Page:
Once you get past the lightsabers, TIE fighters, and general awe of being part of one of the biggest franchises in the world, acting in a Star Wars movie should be like any other acting job: Arrive on set, get in costume, and say your lines. But according to Richard E. Grant, that’s not exactly the case.
Grant, whose career has spanned a generation with roles in Withnail and I, Hudson Hawk, Spice World, Game of Thrones, Doctor Who, and so many more, plays Allegiant General Pryde in Star Wars: The Rise of Skywalker, which opens next week.
Last week in Los Angeles, Gizmodo sat down with the legend to discuss the role which, admittedly, he couldn’t say much about. But he did tell us that acting in Star Wars was different from all of those other roles—because it offered up the most believable excuse ever to not know your lines.
“Despite finding it weird at the beginning, being given a script that you could only go into a conference room and read it surrounded by security—in a way, that liberates you,” Grant told Gizmodo. “You think, ‘Well, if I flub the lines on the day, because I’ve been given them on the day, [it’ll be ok] because I didn’t have three weeks to prepare this.’ So there’s an advantage to that. That made it unique. I’ve never had an experience like that before.”
Odds are that didn’t happen too often though. Grant revealed that his character is “completely humorless, evil incarnate” and has “drunk the Kool-Aid of what Siths are.” [Note: Don’t get too excited about that last part, though. As he spoke, Grant seemed to blank on the phrase “First Order” and just filled it with a Star Wars word for evil.
It’s almost certainly not a big spoiler...or is it?] Knowing all that about him, obviously, Pryde spends most of his time with the other big bads of the First Order: General Hux, played by Domhnall Gleeson, and Kylo Ren, played by Adam Driver. That too helped put Grant at ease.
“I knew [Domhnall Gleeson] socially...and I’d worked with Adam Driver on Girls as well,” he said. “Both of them reassured me that learning dialogue that maybe was unfamiliar or had lists of things where you had to say things that aren’t in your normal vocabulary, getting them wrong or having to do retakes on things was absolutely par for the course and that everybody had to deal with it. So I think, because both of them had done the movies before, they made me feel welcome and relaxed about doing what I had to do.”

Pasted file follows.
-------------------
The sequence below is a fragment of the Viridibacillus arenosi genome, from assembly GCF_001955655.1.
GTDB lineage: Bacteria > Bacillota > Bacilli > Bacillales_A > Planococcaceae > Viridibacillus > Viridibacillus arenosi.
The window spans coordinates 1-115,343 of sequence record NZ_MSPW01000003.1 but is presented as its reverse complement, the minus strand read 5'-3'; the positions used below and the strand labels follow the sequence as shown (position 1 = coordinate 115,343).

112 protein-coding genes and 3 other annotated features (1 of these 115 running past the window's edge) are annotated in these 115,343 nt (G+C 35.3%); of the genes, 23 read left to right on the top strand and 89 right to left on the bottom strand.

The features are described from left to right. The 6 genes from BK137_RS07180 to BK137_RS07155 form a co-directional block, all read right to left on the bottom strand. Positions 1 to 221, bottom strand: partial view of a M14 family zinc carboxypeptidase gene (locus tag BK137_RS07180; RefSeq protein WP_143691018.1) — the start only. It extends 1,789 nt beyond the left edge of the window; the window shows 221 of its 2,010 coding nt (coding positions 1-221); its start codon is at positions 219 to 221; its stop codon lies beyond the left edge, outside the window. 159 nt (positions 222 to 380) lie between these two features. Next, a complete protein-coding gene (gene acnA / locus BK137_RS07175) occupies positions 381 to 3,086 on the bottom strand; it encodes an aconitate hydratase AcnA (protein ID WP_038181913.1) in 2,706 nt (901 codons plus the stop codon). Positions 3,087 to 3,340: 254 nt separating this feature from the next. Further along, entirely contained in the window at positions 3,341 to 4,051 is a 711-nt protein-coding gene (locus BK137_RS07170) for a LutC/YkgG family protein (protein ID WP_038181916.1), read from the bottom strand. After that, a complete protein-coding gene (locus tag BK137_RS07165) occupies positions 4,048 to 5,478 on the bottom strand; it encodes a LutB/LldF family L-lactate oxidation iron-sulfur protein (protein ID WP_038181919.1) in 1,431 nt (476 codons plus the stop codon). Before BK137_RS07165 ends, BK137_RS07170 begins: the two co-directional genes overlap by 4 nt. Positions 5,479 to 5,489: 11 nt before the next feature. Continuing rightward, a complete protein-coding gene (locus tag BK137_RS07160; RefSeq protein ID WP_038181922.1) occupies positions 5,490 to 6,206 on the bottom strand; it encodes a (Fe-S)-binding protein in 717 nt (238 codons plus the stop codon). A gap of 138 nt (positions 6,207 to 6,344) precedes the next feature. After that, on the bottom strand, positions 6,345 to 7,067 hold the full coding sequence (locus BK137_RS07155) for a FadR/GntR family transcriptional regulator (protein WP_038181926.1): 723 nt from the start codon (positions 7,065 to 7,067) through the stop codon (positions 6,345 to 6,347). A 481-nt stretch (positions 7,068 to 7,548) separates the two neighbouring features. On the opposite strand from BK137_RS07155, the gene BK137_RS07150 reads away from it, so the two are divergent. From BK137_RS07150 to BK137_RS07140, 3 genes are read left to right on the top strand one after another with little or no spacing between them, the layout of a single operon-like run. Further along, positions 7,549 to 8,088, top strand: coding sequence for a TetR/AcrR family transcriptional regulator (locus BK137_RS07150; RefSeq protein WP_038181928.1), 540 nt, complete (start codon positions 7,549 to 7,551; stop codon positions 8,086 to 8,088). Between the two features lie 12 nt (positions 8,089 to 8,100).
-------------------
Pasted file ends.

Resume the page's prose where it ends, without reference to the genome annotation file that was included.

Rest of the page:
Much of what Grant had to do was figure out who Allegiant General Pryde was, because director J.J. Abrams gave him no backstory about the character. “I never questioned J.J. about this but I think it’s pretty clear that I was in the Peter Cushing mould,” Grant said. “Because of what I look like and my accent and all that. So, I suppose that was my steer into doing it.”
The actor also took a lot of inspiration from a less obvious source: the costume department.
“You’re given a costume which prescribes three-quarters what you see below your chin,” Grant said. “That silhouette and the way that it makes you carry yourself gives you an enormous amount of information. And then the dialogue in the situations that you’re in, it doesn’t seem rocket science to work out. I don’t know that you really need an enormous amount of backstory because you’re not playing somebody that has existed before where you can go to YouTube and do encyclopedic research. So it’s an advantage in a way.”
Because of the secrecy of the film, we’re at a disadvantage when it comes to discussing specifics about Pryde’s role in the overall story. That said, Grant did offer us some big, broad, intriguing insight into that particular query.
“Anybody in the pursuit of power, they will do and want to manipulate and manoeuvre in order to get to the top position no matter what,” he said. “So that makes them untrustworthy and utterly ruthless. And he is both of those things.”
Finally, when asked what he wanted people to think about his character when the film came out, Grant may have stepped over the line of spoilers, which we’ll do too.
“Bad guys getting their comeuppance is something that doesn’t always happen in real life,” Grant said. “So if you can have it in fictional form, that is a great catharsis for people and it’s what you want. You don’t want to know that dictators like Idi Amin and Robert Mugabe have lived out their days without actually going to jail for it. So in a movie, when the bad guys get their comeuppance that’s what you want. That’s what you root for.”
Does that mean what we think it does? Will Allegiant General Pryde suffer the same fate as so many Imperial and First Order officers before him? We’ll find out next week when Star Wars: The Rise of Skywalker opens in theatres.